George Allen "had 40,000 earmarks" while he was a senator.
Jamie Radtke on Wednesday, May 4th, 2011 in a TV interview.
Jamie Radtke says George Allen had 40,000 earmarks while senator
Tea Party organizer Jamie Radtke says George Allen was a big spender during his time in the U.S. Senate.
Allen and Radtke are among five candidates vying in next year’s Republican primary for the Senate seat occupied by Democrat Jim Webb, who will not seek reelection.
In a May 4 telephone interview with the WJHL 11 Connect television, which serves northeast Tennessee and Southwest Virginia, Radtke used a startling statistic to attack Allen’s 2001-2007 Senate term.
"He had 40,000 earmarks," she said.
Earmarks -- better known as "pork" -- are the line items inserted into larger bills that direct federal spending to specific projects. Lawmakers request the earmarks during the appropriations process, often to direct money to projects back in their home state.
Radtke’s 40,000 figure seemed bizarrely high to us. Allen served in the Senate for 2,193 days. So he would have had to request an average of 18 earmarks a day to reach that tally.
We asked Chuck Hansen, a spokesman for the Radtke campaign, where her information came from.
Hansen said Radtke’s position isn’t that Allen personally requested those items, but rather that he "voted for" 40,000 earmarks by supporting larger appropriations bills containing the line items.
"He owns all the votes for all those 40,000 earmarks even if they weren’t Virginia earmarks," Hansen said.
We’ll examine that argument in a second.
But first we should point out that Radtke has repeatedly suggested Allen requested the 40,000 earmarks.
In a Jan. 29 story in the National Journal, she was asked if Allen should have voted against the appropriations bills during his tenure.
"Well a good starting point is not to have 40,000 earmarks of your own," in those bills, Radtke was quoted as saying.
In a March 15 Twitter post, Radtke mused about the possibility of stripping the funds from "Allen’s 40,000 earmarks."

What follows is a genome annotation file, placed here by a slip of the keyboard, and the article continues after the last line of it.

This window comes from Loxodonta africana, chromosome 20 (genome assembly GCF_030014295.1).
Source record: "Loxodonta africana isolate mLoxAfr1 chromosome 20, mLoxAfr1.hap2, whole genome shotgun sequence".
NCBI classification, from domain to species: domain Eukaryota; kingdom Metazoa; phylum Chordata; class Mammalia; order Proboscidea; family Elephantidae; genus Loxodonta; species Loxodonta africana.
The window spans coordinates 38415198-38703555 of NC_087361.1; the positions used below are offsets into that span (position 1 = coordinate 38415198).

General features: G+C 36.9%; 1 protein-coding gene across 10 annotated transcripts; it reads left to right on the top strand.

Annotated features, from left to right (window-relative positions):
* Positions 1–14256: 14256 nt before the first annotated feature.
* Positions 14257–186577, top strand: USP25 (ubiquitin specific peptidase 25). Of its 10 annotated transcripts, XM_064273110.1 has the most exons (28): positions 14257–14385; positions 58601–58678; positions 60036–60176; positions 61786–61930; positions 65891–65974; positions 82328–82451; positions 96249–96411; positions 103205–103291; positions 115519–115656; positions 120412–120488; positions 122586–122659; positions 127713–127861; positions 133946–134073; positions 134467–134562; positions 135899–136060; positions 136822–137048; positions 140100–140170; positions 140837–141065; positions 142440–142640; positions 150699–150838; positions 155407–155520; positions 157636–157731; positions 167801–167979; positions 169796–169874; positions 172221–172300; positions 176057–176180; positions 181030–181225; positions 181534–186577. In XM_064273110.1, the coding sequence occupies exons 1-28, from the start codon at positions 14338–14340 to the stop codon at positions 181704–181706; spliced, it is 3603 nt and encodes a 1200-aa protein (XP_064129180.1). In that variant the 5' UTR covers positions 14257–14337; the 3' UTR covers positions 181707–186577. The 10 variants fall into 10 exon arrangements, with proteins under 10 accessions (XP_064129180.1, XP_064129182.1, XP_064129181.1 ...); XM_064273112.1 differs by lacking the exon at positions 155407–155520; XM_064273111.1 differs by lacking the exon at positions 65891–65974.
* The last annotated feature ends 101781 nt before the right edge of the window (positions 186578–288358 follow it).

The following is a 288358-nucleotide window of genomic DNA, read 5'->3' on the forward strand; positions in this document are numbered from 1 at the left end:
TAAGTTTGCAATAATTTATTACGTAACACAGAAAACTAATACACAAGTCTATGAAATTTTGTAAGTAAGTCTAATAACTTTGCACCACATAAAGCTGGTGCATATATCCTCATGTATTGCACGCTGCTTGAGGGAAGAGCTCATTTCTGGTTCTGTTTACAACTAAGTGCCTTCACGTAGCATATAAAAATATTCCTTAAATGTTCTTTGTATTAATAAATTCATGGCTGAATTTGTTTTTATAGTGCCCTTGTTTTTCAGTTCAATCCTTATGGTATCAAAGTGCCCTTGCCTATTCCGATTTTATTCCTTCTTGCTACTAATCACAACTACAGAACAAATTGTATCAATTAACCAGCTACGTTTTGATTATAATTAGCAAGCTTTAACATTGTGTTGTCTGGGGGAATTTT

A March 25 blog post on Radtke’s website added some qualifications, but it still took Allen to task for his earmarks record.
"Allen supported nearly 40,000 earmarks during his six years in the Senate, costing taxpayers more than $90 billion," Radtke’s post said.
All this begs the question: Where did the 40,000 earmarks tally come?
Hansen said the campaign arrived at that number using figures from Citizens Against Government Waste, a conservative non-profit group that has long derided earmarks. CAGW has posted on its website an annual list of what it calls "pork projects" from fiscal years 1991-2010.
The group says the projects it counts have to fit at least one of seven criteria, among them that the line items were requested by only one house of Congress, were not subject to hearings or serve only a local interest.
Radtke’s campaign tallied 52,319 congressional earmarks for 2002-2006. Seeking a conservative estimate, Hansen said they lopped off a budget year when Allen was in the Senate and then dropped the tally to 40,000 earmarks.
Those tens of thousands of earmarks were included in appropriations bills during Allen’s term. Because Allen voted for all the appropriations bills that came up while he was in the Senate, Radtke’s campaign concluded he supported each of the 40,000 earmarks that were contained deep within those spending bills.
Is it legitimate to blame Allen for earmarks other lawmakers’ earmarks because he voted for the overall appropriations bills?
Josh Gordon, policy director at The Concord Coalition, a non-partisan organization seeking balanced federal budgets, said Radtke is leveling "kind of an absurd criticism."
"I think if you were going to criticize someone for earmarks, the more appropriate measure would be the amount of earmarks the senator requested for Virginia, and how many he got," Gordon said. "You can’t just not fund the government because one of the 535 representatives (in Congress) has a $1,000 check going to somewhere in his district."
Tad DeHaven, a budget analyst with the libertarian Cato Institute think tank, agreed the better measure of a legislator’s earmark record is whether they vote for bills containing items that they themselves requested.
But DeHaven does not give legislators a complete pass on earmark culpability when they vote for "earmark-laden" bills. "He’s still culpable for voting for the underlying bills, all the bills that contain those thousands of earmarks," DeHaven said.
It’s impossible to track down the amount of earmarks that Allen requested because when he left office in 2007, members of Congress weren’t required to disclose whether they requested a particular line item. That changed in 2008.
For what it’s worth, we dug deeper into the Citizens Against Government Waste database and found that it lists 1,135 earmarks for Virginia from 2002-2006. They could have been requested by any and all of Virginia’s 13-member congressional delegation. The total cost of those line items: about $1.2 billion according to the database.
So, where does this trip down earmark lane lead us?
Radtke, at least three times, said that Allen "had 40,000 earmarks" during his tenure in the Senate. That suggests he actually requested those line items.
Her campaign spokesman said that she means that Allen "voted for" those earmarks because that he said were included in overall appropriations bills that Allen supported.
But that’s not what she said. Her statement is False.